The military-style uniforms worn by Australian Border Force officials tasked with securing our borders were made almost entirely in Sri Lanka, Pakistan and China.
The $6.3 million spent by the department on uniforms, name badges and helmets was a fraction of the $10 million spent creating the Australian Border Force, including sings and insignia at airports and detention centres.
The department of Immigration and Border Protection has also confirmed it spent $15,950 on hand-woven flags carrying the Australian Border Force logo, with officials insisting these were Australian made.
The rebranding has led some to accuse the department of militarising its workforce; a claim that secretary Michael Pezzullo has denied on several occasions.
Close to 20 per cent of the Department of Immigration and Border Protection's senior executive ranks are now uniformed, with the majority working within the Australian Border Force.
Labor Senator Kim Carr, who asked about the uniforms at a senate estimates hearing earlier this year, said further questions need to be asked about the procurement process.
"I find it difficult to believe that the Australian textile industry does not have the capability to make uniforms for the Australian Border Force," he said.
"This is one area where you have to look at whole of life costing. We have seen this in previous military procurements where they go for the cheapest option rather than quality."
A spokeswoman for the department said the procurement sought to achieve "value for money" and complied with Australian regulations.
"All Australian Border Force uniforms are sourced through Australian suppliers, with the majority of components manufactured in Sri Lanka, Pakistan and China," she said.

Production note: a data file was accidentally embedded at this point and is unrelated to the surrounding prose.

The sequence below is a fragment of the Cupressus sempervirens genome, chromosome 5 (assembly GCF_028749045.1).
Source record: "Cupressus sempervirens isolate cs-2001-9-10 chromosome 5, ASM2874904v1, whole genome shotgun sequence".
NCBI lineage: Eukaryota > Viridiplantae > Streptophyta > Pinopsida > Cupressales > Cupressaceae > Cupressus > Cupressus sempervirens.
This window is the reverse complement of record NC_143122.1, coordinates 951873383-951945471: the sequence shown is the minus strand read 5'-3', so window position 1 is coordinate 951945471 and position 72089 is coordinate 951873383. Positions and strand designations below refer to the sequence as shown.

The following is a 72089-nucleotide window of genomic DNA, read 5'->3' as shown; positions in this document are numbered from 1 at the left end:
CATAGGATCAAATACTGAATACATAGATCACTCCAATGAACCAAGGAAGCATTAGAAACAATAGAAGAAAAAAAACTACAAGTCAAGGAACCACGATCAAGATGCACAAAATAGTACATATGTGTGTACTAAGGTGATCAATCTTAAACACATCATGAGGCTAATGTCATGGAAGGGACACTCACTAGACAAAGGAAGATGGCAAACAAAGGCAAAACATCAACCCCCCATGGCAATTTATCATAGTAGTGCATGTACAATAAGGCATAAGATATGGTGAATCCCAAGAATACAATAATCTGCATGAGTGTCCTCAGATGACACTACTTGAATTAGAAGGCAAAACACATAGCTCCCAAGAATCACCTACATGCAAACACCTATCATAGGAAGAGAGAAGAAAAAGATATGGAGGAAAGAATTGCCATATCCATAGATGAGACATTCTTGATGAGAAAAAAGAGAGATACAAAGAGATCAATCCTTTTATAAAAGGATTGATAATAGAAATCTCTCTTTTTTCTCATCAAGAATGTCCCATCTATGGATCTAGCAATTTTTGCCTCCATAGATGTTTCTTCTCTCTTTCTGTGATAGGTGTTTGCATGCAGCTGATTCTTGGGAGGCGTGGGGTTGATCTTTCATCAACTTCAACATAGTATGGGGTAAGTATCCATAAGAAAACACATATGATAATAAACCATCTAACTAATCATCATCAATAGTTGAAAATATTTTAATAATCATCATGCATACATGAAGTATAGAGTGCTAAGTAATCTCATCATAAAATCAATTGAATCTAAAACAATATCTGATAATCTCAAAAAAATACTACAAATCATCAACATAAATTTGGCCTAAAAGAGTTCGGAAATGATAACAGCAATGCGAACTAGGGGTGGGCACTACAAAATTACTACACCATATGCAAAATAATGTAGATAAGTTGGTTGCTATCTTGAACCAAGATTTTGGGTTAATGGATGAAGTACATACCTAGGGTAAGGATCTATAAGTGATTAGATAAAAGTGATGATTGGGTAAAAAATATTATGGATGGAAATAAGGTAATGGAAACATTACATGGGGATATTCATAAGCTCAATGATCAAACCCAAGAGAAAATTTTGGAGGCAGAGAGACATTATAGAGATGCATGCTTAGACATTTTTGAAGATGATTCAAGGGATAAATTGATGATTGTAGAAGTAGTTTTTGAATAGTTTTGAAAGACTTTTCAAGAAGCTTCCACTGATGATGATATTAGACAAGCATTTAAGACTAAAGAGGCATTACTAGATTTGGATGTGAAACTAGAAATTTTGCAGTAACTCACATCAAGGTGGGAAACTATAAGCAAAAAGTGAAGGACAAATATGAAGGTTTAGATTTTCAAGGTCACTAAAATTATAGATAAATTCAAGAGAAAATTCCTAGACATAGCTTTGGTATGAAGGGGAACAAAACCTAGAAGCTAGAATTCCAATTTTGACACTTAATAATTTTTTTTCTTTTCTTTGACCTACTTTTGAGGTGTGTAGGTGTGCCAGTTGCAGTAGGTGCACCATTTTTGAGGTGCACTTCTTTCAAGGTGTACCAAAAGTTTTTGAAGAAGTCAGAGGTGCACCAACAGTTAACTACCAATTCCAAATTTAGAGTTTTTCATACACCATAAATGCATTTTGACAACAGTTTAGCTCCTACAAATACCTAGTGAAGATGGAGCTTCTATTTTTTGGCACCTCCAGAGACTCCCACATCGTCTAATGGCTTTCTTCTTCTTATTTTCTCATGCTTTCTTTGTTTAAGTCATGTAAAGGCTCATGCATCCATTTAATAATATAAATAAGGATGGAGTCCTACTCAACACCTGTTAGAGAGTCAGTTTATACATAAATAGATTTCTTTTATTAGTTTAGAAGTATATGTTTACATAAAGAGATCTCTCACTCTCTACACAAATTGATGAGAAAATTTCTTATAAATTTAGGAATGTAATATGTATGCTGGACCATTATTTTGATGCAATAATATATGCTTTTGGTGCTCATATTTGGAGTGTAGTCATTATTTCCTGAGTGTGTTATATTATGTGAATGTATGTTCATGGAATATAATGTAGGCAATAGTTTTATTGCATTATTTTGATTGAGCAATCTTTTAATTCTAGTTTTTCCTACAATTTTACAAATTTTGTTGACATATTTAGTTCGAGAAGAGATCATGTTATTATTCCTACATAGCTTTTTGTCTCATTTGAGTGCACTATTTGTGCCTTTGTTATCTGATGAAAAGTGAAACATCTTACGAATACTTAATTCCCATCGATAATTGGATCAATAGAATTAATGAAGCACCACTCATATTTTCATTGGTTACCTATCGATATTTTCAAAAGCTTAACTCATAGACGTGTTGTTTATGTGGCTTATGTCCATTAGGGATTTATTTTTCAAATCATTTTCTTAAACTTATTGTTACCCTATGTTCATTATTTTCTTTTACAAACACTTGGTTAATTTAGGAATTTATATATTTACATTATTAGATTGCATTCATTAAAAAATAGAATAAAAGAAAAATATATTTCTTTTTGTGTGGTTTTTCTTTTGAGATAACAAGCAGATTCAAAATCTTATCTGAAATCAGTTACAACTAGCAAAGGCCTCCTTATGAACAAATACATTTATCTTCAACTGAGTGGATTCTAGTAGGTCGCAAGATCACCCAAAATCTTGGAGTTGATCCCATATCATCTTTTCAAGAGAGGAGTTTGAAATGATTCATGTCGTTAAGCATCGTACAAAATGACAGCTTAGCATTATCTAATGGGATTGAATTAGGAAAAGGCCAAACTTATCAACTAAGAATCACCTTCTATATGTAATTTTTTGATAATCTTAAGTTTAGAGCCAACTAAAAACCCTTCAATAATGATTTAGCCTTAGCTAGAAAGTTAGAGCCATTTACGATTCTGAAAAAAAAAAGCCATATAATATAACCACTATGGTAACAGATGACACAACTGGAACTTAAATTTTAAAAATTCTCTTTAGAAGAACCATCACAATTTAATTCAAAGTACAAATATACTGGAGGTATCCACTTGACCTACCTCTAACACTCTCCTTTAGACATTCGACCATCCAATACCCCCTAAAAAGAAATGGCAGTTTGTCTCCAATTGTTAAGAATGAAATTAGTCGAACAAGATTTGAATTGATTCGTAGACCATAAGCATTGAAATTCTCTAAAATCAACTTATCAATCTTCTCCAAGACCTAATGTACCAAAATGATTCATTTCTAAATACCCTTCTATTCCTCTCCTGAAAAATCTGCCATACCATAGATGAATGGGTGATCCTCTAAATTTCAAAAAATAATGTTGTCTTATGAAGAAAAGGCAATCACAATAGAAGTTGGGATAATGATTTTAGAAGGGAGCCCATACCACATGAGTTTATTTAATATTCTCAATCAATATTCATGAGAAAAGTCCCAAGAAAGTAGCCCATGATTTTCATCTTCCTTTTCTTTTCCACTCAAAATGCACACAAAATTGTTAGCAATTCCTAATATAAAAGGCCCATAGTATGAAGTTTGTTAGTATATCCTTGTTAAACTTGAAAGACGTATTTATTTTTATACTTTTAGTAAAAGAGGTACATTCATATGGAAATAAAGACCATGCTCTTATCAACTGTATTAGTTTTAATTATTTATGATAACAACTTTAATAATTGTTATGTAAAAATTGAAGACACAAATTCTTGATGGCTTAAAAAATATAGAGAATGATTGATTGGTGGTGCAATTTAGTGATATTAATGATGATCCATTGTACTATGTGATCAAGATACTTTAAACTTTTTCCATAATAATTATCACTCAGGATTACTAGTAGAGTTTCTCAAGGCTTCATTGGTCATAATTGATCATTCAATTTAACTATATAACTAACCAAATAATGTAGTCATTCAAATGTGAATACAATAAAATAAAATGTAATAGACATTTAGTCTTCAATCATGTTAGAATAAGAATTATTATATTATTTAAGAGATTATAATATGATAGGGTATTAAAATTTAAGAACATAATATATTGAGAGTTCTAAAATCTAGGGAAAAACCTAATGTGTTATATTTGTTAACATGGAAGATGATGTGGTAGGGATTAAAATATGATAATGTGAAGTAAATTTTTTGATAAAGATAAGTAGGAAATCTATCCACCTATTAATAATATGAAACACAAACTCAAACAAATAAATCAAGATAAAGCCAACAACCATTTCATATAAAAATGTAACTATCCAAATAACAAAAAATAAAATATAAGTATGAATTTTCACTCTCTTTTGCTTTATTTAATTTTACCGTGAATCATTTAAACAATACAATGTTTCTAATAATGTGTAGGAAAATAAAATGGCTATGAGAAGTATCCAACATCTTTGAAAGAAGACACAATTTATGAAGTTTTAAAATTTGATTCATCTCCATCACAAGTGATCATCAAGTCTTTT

"The majority of the new DIBP uniform components are made overseas but are sourced through Australian companies."
When asked if the uniforms were Australian-made during senate estimates, Border Force commissioner Roman Quaedvlieg said "I think I saw a label, actually. They may have been, but I will take that on notice".
Out of the 154 senior executives within the department, 30 are now designated as uniformed officers including commissioner Quaedvlieg.
Mr Carr also raised concerns about a perceived militarisation of the department and said it was important to "maintain perspective".
Several thousand of Border Force staff have been trained to use firearms since the force was launched in mid-2015.
Earlier this year, the department approached the market for conductive energy weapons, otherwise known as stun guns or Tasers.
A spokeswoman for the department said stun guns were not currently used by staff and there was no immediate plan to acquire them.
"The department continually explores options to improve the personal defence equipment carried by some Australian Border Force officers to reduce the reliance on lethal forms of self-defence," she said.